On September 12, 2013, the IRS and Treasury Department released final regulations under IRC Section 162(a) and 263(a) on the deduction and capitalization of expenditures. The final “repair regulations”, largely, are a permanent adoption of the 2011 temporary regulations, with some additional changes based largely on taxpayer feedback since the temporary regulations were released.
Taxpayers will be required to implement the changes from the final regulations for any tax year beginning on or after January 1, 2014. There is also an option to retroactively apply these final regulations as far back as January 1, 2012. (Additional guidance is expected from the IRS regarding the application of the new rules for years prior to 2014, but as of the time of publication of this article, no specific guidance had been released.)
Capital expenditures, as well as costs for supplies, repairs and maintenance, are a necessary expense for many businesses. The new regulations help to remove some of the “gray” areas in determining which of these items should be capitalized and which should be expensed in the current period. Following are a few key items to note:
One of the most far-reaching changes brought on by the new regulations is the availability of a de minimis safe harbor election to expense certain costs paid to acquire or produce a unit of tangible property. A taxpayer with audited financial statements may elect to expense up to $5,000 of the cost of an item of property per invoice. For those taxpayers without audited financial statements, a reduced election amount of $500 is allowed. In order to take advantage of the safe harbor election you must have a written capitalization policy in place by January 1, 2014 and you must follow the policy for both tax and book purposes. You must also attach an election statement to your tax return, including extensions, and the election is made on an annual basis
Materials and Supplies are defined in the regulations as being acquired to maintain, repair or improve tangible property owned or leased by the taxpayer, but not acquired as part of any unit of tangible property; used within a 12 month period of time; having a useful life of 12 months or less; or having a cost of less than $200. The cost requirement may be the greatest help to taxpayers in this arena, as there is now explicit language giving a de minimis exception for those smaller equipment items, allowing them to be expensed in the period of purchase.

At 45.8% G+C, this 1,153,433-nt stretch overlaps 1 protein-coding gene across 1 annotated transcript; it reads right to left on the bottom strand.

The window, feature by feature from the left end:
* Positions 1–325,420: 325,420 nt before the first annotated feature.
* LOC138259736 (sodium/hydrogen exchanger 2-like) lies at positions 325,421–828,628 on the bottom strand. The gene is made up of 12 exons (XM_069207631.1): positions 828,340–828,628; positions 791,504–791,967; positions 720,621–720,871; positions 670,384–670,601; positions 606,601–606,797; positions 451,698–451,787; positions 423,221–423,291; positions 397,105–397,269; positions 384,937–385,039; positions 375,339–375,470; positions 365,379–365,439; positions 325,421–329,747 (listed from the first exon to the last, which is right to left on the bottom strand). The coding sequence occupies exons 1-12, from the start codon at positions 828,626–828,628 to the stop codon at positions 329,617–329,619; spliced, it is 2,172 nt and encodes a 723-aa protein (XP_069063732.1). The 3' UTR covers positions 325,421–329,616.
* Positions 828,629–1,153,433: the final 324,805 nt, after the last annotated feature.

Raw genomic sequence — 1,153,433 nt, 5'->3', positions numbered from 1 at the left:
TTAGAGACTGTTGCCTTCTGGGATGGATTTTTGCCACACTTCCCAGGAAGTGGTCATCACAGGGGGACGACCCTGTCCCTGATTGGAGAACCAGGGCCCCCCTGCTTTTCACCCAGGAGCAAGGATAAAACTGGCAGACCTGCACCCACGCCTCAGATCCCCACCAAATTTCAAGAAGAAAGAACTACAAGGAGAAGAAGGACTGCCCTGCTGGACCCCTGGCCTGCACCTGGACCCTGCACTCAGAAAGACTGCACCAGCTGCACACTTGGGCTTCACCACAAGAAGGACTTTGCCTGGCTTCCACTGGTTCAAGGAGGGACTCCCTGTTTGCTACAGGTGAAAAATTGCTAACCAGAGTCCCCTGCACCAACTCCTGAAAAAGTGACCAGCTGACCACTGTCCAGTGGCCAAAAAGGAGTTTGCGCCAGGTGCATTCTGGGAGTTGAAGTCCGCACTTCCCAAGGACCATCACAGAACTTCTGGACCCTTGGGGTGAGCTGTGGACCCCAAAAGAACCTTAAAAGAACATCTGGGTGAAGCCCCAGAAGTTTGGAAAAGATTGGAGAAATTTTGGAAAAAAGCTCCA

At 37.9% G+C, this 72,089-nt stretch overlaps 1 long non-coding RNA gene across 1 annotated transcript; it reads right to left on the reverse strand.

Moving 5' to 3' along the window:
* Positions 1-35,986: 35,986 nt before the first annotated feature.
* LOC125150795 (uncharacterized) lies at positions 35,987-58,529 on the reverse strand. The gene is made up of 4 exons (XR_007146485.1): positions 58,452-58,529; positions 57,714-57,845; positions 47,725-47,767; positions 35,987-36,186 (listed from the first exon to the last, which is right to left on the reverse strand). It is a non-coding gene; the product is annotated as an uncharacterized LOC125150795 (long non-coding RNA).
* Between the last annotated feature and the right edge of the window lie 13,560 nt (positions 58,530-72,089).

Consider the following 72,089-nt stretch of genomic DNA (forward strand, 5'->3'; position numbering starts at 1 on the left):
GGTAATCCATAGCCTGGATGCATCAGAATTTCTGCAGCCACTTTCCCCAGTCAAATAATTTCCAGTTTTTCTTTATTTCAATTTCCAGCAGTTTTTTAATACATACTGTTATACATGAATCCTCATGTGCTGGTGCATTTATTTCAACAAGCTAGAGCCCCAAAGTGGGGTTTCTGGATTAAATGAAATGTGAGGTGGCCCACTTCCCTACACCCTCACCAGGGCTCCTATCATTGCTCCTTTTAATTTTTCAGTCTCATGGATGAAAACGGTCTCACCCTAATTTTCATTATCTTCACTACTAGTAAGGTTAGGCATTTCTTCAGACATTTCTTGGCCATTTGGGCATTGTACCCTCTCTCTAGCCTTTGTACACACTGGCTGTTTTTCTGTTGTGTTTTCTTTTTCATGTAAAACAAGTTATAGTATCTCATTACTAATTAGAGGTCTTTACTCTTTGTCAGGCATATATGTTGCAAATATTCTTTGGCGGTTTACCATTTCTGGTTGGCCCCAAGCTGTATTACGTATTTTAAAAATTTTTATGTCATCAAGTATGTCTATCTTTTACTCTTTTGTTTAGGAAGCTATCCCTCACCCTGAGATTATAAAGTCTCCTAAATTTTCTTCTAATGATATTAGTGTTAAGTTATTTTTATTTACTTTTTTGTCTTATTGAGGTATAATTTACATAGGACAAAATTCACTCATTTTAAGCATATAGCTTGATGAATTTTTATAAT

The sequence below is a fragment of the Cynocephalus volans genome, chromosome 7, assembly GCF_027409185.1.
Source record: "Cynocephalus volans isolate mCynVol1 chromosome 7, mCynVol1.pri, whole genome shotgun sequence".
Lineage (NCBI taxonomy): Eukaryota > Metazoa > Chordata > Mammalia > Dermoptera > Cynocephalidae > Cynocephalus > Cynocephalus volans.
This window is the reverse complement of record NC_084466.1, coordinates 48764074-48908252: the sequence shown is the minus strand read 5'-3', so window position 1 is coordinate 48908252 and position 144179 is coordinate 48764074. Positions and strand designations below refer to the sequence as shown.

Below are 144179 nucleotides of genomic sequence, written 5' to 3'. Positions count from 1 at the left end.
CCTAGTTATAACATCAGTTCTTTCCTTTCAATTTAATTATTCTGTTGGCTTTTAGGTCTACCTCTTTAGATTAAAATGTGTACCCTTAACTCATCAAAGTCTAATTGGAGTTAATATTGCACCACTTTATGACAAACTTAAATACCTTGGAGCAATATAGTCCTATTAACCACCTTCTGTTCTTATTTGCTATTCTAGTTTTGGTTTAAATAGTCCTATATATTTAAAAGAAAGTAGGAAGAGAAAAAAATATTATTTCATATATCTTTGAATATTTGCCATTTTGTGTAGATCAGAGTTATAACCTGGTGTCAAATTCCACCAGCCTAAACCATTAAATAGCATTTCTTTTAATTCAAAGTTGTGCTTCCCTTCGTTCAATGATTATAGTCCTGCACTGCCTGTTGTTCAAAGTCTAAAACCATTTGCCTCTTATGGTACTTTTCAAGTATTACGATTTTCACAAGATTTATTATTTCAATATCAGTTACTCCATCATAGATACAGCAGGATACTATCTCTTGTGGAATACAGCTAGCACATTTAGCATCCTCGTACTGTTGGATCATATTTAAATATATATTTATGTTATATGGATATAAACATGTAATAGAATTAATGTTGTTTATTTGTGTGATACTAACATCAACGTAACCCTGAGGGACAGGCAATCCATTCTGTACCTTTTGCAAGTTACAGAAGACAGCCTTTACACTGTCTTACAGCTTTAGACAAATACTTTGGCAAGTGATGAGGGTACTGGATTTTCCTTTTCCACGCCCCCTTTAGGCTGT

Building maintenance is also addressed in the new regulations. If a taxpayer reasonably expects to perform maintenance more than once over a 10-year period, the costs are allowed to be expensed.
As there are many intricacies within these regulations, we are more than happy to discuss your specific situation with you, so as to determine what, if anything, you should do now in preparation for this next year.
New Proposed Regulations
Released along with the final repair regulations were proposed regulations addressing a related, but still separate issue; that of partial asset disposals. Previously, upon the replacement of a component of an asset, a taxpayer was required to continue depreciating the entire original asset, until the entire original asset was disposed of. The new component would also be required to be capitalized and depreciated over the proper useful life. This created situations where there was no immediate tax relief for the taxpayer. The proposed regulations allow a taxpayer to elect to treat the retirement of any portion of an asset as a disposition. This allows a taxpayer to take a loss on disposal of a portion of an asset that is replaced, giving them a tax benefit to accompany the capital costs.